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Riddles of Epic, Over-Realistic Proportions - 76%

bayern, June 29th, 2020

An interesting Swiss combo that belonged to the 90’s entirely; which is not necessarily a bad thing as there’s nothing wrong in owning a decade even from an underground point-of-view; especially when the brand of music you had chosen was a very challenging, mind-consuming one. In other words, our Swiss heroes were operating within the progressive metal confines the debut demo being a heavy labyrinthine, bordering-on-thrash slab that preceded other complex similarly-styled works of acts like Zero Hour, Minas Tirith, Antiquus, etc.

For the album reviewed here the band have toned down the aggression quite a few notches, and the resultant sound is mellower and dreamier but equally as intricate with long sprawling compositions telling tall tales of times long gone or never occurred, with heavy entangled riffage tussling with melancholic idyllic etudes (“Longing”) the latter growing into wholesome numbers (“The Thief from Darrenlow”, the marginally heavier title-track) where folk motifs ala Falconer and TYR also come to play, the very good emotional clean vocals carrying those moments with subdued pathos. The 12-min saga “Time for Revolution” is surely the centrepiece of the album, a conglomerate of serene balladic passages and bumpy epic-prone ones the lead guitarist stitching the separate segments with his stylish inclusions. The closing operatic meditative pageant “To the Poets of This World” may come as a bit too much, though, as pacifiers of the kind have already been offered earlier, and a downbeat anti-climactic finale doesn’t seem the brightest idea out there, not on an album like this anyway.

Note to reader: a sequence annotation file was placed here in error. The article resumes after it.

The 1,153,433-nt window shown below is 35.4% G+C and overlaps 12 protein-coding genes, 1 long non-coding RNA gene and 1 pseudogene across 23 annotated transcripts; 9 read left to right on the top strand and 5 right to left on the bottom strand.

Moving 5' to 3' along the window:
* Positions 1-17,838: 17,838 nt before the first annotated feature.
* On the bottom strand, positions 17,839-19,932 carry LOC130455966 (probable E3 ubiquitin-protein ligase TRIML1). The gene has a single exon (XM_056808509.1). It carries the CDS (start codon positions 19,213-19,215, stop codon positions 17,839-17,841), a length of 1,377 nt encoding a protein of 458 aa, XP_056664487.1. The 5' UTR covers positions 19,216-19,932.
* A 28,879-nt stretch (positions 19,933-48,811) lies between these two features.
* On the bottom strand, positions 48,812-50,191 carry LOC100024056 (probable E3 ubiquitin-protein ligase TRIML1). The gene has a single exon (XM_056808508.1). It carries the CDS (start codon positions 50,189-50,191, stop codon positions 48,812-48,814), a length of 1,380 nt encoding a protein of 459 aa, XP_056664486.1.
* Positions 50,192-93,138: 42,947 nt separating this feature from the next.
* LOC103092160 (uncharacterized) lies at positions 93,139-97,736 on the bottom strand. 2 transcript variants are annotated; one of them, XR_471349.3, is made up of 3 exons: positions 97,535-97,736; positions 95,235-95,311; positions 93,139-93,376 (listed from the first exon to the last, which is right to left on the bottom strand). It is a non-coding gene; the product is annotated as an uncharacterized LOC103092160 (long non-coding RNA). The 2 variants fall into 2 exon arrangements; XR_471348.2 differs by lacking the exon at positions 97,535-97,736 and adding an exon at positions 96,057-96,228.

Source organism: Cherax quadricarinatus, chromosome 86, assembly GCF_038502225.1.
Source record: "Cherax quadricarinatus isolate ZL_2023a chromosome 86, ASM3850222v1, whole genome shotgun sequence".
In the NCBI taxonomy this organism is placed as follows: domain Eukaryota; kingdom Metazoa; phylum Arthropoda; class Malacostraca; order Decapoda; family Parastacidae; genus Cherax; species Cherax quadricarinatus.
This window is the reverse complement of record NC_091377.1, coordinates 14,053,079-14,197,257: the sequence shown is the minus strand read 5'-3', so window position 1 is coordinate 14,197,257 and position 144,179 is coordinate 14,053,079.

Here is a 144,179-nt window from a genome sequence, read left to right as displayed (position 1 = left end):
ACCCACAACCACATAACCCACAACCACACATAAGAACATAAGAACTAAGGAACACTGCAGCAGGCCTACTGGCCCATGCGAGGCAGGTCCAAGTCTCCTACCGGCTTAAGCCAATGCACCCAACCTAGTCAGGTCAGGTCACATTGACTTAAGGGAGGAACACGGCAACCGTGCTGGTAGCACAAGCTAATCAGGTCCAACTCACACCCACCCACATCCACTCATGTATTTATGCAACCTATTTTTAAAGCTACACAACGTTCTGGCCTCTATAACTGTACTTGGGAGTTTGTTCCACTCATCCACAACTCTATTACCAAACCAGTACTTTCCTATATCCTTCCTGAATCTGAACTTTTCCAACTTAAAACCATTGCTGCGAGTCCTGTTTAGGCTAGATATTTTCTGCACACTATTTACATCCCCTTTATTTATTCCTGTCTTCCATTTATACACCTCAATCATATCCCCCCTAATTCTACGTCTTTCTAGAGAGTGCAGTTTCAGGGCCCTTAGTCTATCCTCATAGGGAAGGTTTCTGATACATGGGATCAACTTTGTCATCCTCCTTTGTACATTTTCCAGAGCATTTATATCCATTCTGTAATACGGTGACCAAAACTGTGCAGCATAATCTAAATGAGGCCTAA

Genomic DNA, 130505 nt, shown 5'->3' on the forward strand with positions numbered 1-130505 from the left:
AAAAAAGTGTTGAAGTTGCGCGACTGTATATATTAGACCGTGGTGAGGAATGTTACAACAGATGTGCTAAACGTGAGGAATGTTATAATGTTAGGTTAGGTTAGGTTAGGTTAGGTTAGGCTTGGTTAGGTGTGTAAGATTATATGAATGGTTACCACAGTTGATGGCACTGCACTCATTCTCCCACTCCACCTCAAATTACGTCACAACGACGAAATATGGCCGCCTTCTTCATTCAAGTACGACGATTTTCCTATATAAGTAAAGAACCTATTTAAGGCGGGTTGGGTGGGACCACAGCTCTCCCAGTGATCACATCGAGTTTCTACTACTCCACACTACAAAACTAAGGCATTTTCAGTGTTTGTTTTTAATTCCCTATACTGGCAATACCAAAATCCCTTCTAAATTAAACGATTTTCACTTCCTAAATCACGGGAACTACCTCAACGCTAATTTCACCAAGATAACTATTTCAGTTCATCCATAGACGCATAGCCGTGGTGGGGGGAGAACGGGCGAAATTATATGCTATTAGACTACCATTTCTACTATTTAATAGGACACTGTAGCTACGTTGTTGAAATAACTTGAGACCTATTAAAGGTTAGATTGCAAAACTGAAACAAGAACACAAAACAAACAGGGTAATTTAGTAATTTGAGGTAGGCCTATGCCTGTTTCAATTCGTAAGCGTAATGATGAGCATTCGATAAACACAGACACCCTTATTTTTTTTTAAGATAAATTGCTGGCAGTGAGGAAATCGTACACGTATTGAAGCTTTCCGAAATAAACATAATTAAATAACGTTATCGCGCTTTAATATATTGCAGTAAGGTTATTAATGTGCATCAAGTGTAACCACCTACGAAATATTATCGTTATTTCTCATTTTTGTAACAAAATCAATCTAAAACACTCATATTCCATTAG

Those who have somehow managed to lend an ear on the demo won’t be very satisfied as the guys spend too much time in lulling the audience into a receptive semi-drowsy state, and although they do weave entangled vistas and intriguing sonic tapestries, there isn’t enough energy at play at times to bring them to full life. The newly-sprung folk elements do add some depth to the delivery, but since this has been done for the sake of the more intense moments their merits are a bit debatable. In the case of Falconer, for instance, those seem to work in a better way in a more dynamic power metal-ish context; here the approach hits the mid-tempo parametres at best, with the good old doom standing vigilant almost the entire time. The high level of musicianship is undeniable, including the excellent vocal performance, but the team’s skills could have been more clearly displayed with a more aggressive stance.

The guys didn’t shift from the epitomized direction, and both the EP and the sophomore were built on similar epic folk-tinged rhythms, with more lengthy multi-layered tracks, pleasing if not downright impressive trips where the progressive metal fanbase would definitely find quite a bit to like. Kudos to them for never acknowledging the ruling groovy/post-thrashy vogues, not even by a single stroke, and for this and other reasons this batch should rightfully have a place on the rebellious non-conformist side of the 90’s metal pantheon.